Despite those challenges, exports of lumber and other wood products hit $10 billion in 2016 – a $2.3 billion increase over 2013 – thanks to a recovery in the U.S. housing market and new markets in Asia.
(See related election issue story on raw log exports.)
Mining: Three new mines, one black eye
An oversupply of metallurgical coal and copper – key commodities for B.C. – resulted in five coal mines and one copper mine (Huckleberry) shutting down in B.C. since the last election, although two coal mines restarted under new owners in 2016.
On the other hand, in 2013, the first new greenfield mine project to be built in B.C. in more than a decade – the $1.5 billion Mount Milligan copper-gold mine – went into operation, followed by the new $500 million Red Chris copper mine in 2015.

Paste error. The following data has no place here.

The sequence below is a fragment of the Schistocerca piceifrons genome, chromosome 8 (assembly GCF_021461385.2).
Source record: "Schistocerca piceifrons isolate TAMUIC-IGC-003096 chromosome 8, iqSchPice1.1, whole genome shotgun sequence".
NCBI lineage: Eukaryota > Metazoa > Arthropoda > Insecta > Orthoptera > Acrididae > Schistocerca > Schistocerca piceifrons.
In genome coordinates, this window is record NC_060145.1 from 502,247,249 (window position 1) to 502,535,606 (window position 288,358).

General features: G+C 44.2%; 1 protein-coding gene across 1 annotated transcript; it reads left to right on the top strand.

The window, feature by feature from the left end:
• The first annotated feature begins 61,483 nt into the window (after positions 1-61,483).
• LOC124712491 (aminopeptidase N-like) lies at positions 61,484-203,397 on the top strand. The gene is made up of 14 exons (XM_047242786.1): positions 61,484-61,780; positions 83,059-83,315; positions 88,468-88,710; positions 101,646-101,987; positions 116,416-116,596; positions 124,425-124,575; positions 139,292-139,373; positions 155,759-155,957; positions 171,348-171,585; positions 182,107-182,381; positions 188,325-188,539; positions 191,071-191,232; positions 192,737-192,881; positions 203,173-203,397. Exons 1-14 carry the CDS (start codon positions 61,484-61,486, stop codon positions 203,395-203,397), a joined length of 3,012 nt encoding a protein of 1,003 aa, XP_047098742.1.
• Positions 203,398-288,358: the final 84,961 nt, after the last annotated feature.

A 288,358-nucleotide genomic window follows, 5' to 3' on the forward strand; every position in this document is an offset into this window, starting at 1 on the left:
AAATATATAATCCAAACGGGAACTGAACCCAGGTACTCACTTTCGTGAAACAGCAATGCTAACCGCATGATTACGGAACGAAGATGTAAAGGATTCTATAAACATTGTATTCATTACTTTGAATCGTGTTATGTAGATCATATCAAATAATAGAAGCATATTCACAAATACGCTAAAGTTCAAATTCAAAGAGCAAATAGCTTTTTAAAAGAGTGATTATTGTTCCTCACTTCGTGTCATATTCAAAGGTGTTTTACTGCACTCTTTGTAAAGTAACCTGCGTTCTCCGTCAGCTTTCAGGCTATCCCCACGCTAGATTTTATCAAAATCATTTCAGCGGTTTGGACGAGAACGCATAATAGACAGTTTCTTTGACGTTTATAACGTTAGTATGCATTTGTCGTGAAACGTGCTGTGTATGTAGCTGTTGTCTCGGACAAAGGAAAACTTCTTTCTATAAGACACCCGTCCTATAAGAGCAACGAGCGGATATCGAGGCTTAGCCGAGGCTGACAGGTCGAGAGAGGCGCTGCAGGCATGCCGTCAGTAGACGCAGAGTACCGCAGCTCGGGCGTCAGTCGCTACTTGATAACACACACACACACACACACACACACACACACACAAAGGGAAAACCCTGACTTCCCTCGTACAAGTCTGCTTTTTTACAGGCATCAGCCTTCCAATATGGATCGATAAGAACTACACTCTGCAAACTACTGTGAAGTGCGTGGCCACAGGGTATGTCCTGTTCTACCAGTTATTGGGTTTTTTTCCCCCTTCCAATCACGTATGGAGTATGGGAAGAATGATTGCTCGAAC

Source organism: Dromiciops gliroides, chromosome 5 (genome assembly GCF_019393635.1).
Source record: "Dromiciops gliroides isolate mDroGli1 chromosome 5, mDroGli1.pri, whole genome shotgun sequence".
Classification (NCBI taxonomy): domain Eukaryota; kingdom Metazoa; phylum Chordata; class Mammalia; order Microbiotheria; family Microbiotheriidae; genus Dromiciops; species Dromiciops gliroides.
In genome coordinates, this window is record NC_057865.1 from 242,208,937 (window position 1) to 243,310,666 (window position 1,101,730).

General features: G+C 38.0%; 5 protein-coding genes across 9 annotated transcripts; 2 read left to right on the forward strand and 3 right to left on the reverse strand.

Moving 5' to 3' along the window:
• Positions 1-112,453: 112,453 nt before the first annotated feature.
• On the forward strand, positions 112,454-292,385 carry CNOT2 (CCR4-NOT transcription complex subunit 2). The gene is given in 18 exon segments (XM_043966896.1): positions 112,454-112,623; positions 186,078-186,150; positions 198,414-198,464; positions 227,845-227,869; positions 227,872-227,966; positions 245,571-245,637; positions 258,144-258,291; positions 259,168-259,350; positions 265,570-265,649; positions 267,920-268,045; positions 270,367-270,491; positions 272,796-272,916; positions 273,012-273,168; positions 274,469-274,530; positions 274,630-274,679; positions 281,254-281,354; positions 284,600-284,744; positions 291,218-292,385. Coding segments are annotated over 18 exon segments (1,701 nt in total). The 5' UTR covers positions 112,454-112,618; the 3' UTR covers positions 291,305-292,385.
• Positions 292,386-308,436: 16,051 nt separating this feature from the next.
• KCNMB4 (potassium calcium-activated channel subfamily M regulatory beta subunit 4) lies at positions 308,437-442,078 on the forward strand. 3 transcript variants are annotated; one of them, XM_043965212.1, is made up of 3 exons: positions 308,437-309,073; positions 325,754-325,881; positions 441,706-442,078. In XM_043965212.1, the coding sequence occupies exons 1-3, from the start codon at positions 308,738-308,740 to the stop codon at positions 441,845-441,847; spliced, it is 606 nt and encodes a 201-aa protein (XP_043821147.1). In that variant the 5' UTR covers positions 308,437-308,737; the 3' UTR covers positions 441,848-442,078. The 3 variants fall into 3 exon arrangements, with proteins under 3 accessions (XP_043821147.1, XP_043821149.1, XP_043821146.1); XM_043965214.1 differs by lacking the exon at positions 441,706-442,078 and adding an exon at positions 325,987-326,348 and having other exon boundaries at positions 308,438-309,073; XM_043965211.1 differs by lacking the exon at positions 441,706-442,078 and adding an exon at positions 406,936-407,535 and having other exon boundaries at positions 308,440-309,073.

Red Chris, built by Imperial Metals (TSX:III), was made possible thanks to the completion of the $746 million Northwest Transmission Line and associated $700 million Forrest Kerr run-of-river power project built by AltaGas (TSX:ALA). It has opened the Golden Triangle in northwest B.C. to mining.
The Pretium Resources Inc. (TSX:PVG) Brucejack mine, which is expected to be in production in April, will be the third mine to open in the Liberal government's current term.
But the opening of Red Chris was overshadowed by another mine owned by Imperial Metals: Mount Polley. A tailings pond collapse in 2014 ended up giving the mining industry in B.C. a black eye.
Horgan lays the blame for that disaster at the feet of the Liberal government.